Urethral & Bladder Slings for Women

How a Sling Works

In women with stress uri­nary incon­ti­nence, pelvic mus­cles and tis­sue have been weak­ened by preg­nan­cy, child­birth, trau­ma, radi­a­tion, pri­or surgery, mus­cle dam­age or hor­mon­al changes, caus­ing the blad­der and ure­thra to relax from their nor­mal posi­tions. The sud­den, added pres­sure from cough­ing, sneez­ing, laugh­ing or sim­ple lift­ing can cause acci­den­tal loss of urine.

A sling helps to cor­rect the con­di­tions that cause stress uri­nary incon­ti­nence with a mesh mate­r­i­al that sup­ports the ure­thra. A nar­row strip of polypropy­lene mesh is sur­gi­cal­ly placed in your body to cra­dle your ure­thra and give it a point of sup­port. The self-fix­at­ing mesh anchors itself to tis­sue and mus­cle in the space sur­round­ing the urethra.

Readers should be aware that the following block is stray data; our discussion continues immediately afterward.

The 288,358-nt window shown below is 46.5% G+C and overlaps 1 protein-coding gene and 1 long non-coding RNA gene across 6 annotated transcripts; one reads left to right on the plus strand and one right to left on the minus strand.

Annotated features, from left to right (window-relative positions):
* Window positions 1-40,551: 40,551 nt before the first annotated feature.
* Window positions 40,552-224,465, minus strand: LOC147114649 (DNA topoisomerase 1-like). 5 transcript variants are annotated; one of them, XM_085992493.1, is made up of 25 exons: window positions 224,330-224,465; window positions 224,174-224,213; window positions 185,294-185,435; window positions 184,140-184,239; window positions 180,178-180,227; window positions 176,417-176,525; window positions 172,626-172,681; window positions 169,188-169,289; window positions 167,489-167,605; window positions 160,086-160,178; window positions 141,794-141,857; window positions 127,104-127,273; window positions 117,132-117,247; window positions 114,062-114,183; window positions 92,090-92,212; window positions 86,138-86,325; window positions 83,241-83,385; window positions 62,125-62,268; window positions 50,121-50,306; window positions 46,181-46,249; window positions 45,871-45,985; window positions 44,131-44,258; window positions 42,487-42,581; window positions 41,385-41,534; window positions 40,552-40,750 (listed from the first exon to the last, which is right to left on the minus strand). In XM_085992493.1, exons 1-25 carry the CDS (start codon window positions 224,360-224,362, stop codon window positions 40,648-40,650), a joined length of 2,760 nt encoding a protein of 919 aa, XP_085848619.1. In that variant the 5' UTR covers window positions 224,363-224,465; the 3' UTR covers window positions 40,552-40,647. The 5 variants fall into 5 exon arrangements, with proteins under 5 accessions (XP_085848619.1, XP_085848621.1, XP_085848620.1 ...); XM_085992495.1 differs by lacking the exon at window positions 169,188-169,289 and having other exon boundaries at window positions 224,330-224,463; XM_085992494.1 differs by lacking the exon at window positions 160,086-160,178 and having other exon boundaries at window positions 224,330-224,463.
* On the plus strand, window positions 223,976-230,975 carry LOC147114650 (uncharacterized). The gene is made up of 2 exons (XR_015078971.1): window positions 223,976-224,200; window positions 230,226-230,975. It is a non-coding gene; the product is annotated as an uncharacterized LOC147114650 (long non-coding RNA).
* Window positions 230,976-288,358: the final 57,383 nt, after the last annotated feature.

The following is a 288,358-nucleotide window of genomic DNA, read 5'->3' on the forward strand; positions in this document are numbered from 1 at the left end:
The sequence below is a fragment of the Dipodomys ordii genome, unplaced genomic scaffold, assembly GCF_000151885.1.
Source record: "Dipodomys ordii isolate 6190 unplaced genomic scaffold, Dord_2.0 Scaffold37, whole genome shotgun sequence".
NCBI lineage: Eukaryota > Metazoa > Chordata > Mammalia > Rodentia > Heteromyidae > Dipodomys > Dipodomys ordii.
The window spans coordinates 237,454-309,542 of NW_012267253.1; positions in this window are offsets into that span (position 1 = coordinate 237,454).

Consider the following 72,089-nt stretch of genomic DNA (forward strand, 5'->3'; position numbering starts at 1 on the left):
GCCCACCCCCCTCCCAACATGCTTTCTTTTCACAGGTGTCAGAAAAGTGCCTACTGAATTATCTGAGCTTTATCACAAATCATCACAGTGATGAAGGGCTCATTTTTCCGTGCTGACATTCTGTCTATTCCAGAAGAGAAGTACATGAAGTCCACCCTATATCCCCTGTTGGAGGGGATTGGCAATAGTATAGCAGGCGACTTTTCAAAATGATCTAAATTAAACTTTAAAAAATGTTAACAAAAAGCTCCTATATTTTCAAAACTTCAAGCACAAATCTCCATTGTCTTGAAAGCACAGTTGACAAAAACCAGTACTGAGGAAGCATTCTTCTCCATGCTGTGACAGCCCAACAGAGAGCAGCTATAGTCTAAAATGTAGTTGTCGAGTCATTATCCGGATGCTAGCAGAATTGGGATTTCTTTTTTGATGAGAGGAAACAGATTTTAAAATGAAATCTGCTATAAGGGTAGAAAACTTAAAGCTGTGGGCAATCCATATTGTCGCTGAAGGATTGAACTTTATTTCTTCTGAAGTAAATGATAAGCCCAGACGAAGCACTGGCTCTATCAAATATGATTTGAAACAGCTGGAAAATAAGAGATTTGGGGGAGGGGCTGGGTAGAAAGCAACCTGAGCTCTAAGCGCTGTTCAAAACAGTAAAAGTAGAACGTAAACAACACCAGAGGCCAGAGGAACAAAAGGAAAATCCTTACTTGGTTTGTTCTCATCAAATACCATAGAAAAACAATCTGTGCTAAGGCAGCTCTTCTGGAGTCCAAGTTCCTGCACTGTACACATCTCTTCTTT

Slings can be made from a syn­thet­ic per­ma­nent bio­com­pat­i­ble mate­r­i­al which helps to pro­mote tis­sue ingrowth, which is essen­tial to long-term suc­cess and pro­vides sup­port to your ure­thra. In some slings to treat female stress uri­nary incon­ti­nence, a nar­row strip of mesh is placed in your body to sup­port the ure­thra. The Urol­o­gist uses a tran­sob­tu­ra­tor approach to place the sup­port­ive mesh. This approach avoids the retrop­u­bic space, the area of loose con­nec­tive tis­sue between the blad­der, pubic bone and abdom­i­nal wall. With this approach, nar­row mesh car­ri­ers are passed through an area near the groin at the obtu­ra­tor of the pubic bone. The mesh is then attached and pulled into place under the ure­thra. Once placed, the ham­mock cra­dles your ure­thra and gives it a point of sup­port. Most patients are con­ti­nent imme­di­ate­ly fol­low­ing the pro­ce­dure and can resume nor­mal, non-stren­u­ous activ­i­ties with­in a few days.

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